It is again about attention. You get more of what you focus on. If you have a boring job, feel that your work has no meaning, and don’t give it the focus and effort it deserves, you can’t expect much of a successful output. The same applies to hobbies. If nothing you do during the whole week brings you joy, what you produce will also be joyless. Realizing what is important to you and setting your priorities right can lead to considerable improvements in how you feel about your life.
And then there are all the distractions. If others are dictating the input into your day, if you say “yes” to any and every request, if you let your mind get distracted by checking your phone every two minutes, if you can’t keep focused on anything you do, the output will be abysmal. You will feel busy, yet you won’t produce much to be happy about.
If, on the other hand, you protect your time, you work on what is truly important to you, and you regularly get into the flow, an uninterrupted stretch of time when you are genuinely lost in the work you do, you will not only produce much more and better quality output, but you will feel good about yourself too.
Regardless of how much we feel that we don’t need other people, we do. If you work for a boss you hate and colleagues who ignore you, it will impact the way you feel about yourself. We all need to belong and be part of a community, a family. If you are surrounded by colleagues or friends who feed your mind with complaints and negativity, who drain your energy and drag you down, the output is easy to predict. You will become negativistic and bitter yourself. You will blame the world for your misfortunes, adopt unhealthy habits and attitudes, and that will reflect on your mental and physical state.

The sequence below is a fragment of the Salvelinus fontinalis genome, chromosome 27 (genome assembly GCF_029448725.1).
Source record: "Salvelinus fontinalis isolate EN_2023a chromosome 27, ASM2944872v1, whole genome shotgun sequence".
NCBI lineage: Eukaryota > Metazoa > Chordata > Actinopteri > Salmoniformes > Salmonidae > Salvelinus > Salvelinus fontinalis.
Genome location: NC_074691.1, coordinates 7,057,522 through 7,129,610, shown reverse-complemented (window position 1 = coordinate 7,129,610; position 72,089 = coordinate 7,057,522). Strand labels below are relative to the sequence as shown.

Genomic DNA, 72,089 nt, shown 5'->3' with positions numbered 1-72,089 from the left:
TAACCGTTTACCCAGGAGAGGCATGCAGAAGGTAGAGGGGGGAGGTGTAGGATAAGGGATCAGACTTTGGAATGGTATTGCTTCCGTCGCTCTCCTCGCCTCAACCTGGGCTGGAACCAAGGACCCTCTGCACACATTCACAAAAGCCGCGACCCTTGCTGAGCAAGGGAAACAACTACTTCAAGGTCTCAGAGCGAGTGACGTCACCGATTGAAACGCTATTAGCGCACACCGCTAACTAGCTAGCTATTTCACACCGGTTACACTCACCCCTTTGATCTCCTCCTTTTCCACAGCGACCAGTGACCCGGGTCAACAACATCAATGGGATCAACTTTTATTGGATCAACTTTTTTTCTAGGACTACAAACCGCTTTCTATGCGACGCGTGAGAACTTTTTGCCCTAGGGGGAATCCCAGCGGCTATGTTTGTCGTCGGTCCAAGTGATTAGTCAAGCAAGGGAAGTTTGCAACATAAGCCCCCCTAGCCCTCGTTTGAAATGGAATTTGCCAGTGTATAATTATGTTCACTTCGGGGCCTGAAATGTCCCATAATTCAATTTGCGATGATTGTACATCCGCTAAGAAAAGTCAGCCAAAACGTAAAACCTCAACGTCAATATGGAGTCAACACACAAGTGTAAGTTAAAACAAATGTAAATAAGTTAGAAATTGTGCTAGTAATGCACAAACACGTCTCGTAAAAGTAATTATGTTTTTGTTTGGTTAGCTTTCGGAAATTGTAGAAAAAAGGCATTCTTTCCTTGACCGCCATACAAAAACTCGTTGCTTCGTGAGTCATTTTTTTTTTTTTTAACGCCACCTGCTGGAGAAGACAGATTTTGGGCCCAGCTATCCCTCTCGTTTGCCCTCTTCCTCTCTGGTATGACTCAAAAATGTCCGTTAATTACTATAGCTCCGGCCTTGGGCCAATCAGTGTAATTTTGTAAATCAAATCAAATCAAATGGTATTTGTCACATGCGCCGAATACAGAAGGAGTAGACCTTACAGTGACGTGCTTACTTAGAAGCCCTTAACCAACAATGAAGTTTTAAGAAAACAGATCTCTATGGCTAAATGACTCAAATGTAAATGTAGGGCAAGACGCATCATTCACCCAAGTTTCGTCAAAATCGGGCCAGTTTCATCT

If you surround yourself with positive, supportive people who care about you, the world will suddenly look like a much better place to live. When you are there for others, they will be there for you. What you put into the relationships, you get many times back. You will be more energized, see problems as opportunities, and take ownership of your own life. You will know that others will be happy to help you out if you get into trouble.
Putting it all together
Garbage in, garbage out. You can’t expect a great life if all the inputs are bad. To start enjoying your life a bit more, pay attention to what inputs you consume. Take care of your physical and mental health. Ignore social media, and don’t get distracted by things that are not important. Find meaning in what you do, get hobbies that will bring you joy, avoid toxic people and surround yourself with those who will energize you and help you be a better person.
If you get these ingredients, will it make you automatically successful? Of course not. But it will undoubtedly increase your chances of living a better life. If nothing else, it will positively impact your mood, health, and well-being.
What is your take on the topic? Do you believe that the output of your life is directly connected to what you put in? What do you feed your body and mind? What work do you do, and who do you spend your time with? Would a slight change in any of these areas lead to a better output in your life?
Photo: rabedirkwennigsen / Pixabay.com